Last week we witnessed a frankly bizarre conversation on Good Morning Britain which focussed around the proposed banning of building new conservatories. This was played while I was at the gym so I missed the original broadcast, but I was quickly and kindly pointed to it by followers on social media.

There’s a fair bit to unpack, and a lot of it is typical, uninformed BS.

Ban conservatories, whilst sitting in one

Before we move on to what I suppose we could call the subject matter, the absolute glaring irony of this particular interview was that the person advocating for the banning of building new conservatories was that she was sat in one! In her own home! What’s that saying about stones and glass houses?

She was proposing that no more new conservatories be built as they become huge sources of trapped heat, especially in the summer, which causes the rest of the house to overheat and is bad for the environment. For those who work in the fenestration sector, we are all aware of the seasonal problems older conservatories have. That was a distinction that failed to be made during the interview. There was no mention of the advancement in technology and products in the conservatory market. But we’ll come on to that in a moment.

Going back to the irony for a moment. It was pointed out to the campaigner, Angela Terry, that she was, in fact, making the case whilst sitting in her own conservatory at home, and that people watching may not take this point so seriously when they watch this interview. Of course, that is correct. I suspect Angela may have been trying to make some kind of point, but misjudged it quite badly. If we really want to go down this rabbit hole, which I don’t but will do for the sake of the article, any legislation shouldn’t just be outlawing new conservatories being built but should also propose that existing ones be modified or taken down.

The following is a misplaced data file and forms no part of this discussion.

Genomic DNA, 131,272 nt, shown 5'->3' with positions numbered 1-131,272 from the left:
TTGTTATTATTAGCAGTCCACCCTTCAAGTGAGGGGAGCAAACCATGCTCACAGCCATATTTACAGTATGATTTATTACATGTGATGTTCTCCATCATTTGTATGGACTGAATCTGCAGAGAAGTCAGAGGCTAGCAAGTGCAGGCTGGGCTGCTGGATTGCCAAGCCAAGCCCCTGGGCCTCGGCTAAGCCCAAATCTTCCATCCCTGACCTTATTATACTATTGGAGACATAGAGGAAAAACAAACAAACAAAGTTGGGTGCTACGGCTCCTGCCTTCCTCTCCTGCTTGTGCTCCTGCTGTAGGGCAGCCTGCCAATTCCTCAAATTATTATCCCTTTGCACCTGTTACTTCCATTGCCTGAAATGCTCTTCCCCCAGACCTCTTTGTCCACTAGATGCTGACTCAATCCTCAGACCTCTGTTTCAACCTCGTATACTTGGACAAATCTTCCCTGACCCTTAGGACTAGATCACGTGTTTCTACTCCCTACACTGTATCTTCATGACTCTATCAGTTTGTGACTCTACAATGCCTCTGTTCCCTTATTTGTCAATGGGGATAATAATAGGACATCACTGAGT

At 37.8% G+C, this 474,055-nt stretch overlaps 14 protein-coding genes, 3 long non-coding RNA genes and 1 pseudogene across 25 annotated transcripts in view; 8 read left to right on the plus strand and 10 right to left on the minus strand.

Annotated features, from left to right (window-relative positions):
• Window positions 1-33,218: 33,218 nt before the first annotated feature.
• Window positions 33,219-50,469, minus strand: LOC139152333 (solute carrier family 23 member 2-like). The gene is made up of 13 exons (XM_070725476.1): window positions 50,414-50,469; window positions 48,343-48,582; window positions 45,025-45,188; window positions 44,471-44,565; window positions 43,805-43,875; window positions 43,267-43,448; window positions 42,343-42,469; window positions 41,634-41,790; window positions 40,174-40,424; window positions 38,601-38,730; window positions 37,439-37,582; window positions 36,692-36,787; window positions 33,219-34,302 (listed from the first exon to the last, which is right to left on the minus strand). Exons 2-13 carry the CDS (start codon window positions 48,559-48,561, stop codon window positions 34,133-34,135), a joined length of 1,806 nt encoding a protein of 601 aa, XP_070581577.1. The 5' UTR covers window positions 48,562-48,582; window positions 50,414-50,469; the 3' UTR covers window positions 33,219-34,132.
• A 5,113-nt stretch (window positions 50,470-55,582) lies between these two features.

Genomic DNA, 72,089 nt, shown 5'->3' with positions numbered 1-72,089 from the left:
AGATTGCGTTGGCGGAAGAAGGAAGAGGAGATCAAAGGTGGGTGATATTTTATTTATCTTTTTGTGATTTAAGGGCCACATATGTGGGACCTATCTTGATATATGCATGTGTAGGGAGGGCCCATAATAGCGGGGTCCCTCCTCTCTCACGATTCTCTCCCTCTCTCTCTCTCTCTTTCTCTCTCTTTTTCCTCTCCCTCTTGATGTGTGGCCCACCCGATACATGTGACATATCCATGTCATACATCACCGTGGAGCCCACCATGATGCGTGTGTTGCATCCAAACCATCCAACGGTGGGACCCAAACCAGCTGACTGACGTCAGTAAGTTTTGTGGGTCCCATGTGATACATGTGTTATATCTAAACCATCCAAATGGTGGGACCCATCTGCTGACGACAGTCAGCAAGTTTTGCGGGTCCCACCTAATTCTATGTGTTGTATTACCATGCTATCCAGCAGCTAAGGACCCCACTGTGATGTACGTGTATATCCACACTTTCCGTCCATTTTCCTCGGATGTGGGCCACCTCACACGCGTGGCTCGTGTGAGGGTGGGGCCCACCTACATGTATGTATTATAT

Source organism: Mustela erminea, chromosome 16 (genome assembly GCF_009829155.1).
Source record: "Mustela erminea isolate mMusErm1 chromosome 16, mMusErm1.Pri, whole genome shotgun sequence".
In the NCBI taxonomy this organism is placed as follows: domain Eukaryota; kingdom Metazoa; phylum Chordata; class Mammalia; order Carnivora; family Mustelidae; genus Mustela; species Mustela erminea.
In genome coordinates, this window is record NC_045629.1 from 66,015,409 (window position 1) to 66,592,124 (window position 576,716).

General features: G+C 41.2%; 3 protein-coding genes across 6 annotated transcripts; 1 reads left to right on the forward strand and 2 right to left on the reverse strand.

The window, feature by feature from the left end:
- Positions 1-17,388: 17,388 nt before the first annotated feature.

Sitting there, in the comfort and warmth of the conservatory that was there when Angela said the house was bought, I suspect that she wouldn’t be so keen to see a major room of her home taken away.

This is the irony and stupidity of the argument. As we well know because we work in this industry, there are already millions of pre-existing conservatories in the UK. Around three million, maybe a bit more than that. We also know that the peak installation period is nearly two decades behind us. The number of new conservatories being built is minimal compared to what it used to be. So the issue here isn’t the building of new ones, it’s the millions of pre-existing ones!

Good Morning Britain has since deleted the near-two-minute clip from their Twitter feed. I originally referenced that clip in a tweet of my own at the time. However, one or two media outlets have managed to snag a shorter version of the interview:

Badly researched story

This particular interview, setting aside the blatant irony and poorly argued points, is a very good example of how badly this story was researched and how clear it is that the public really is not familiar with what we now do as a sector.

We all know that fenestration as a sector isn’t known by household brand names. One or two have kind of broken through, but on the whole, our industry is still comparatively in the shadows compared to other sectors of the economy. We still have a lot of work to do if we want to be a more recognised sector in the years to come.

What would have made a powerful argument during that debate would have been to talk about the huge advancements in conservatory and glazed extension technology. So much so that the term “conservatory” is no longer appropriate to describe the modern, highly energy-efficient structures installation companies are now building for homeowners.

There is a huge range of solid roof systems out there with incredibly low u-values that provide far better climate control than old conservatory roofs do. The window and door frames that go into them are again vastly more efficient than their 30-year-old predecessors. You then have systems where columns or wall panels are pre-fabricated and built so well they hardly lose any heat at all. Our industry has transformed in this regard and it would have been nice to perhaps have seen someone from the fenestration sector included in the debate to argue the point for those who make and install the products in question.

Sadly, because of a lack of informed knowledge on the subject matter, apart from the irony of someone saying conservatories should be banned whilst sitting in one, there will also be a continued negative perception of what we do.

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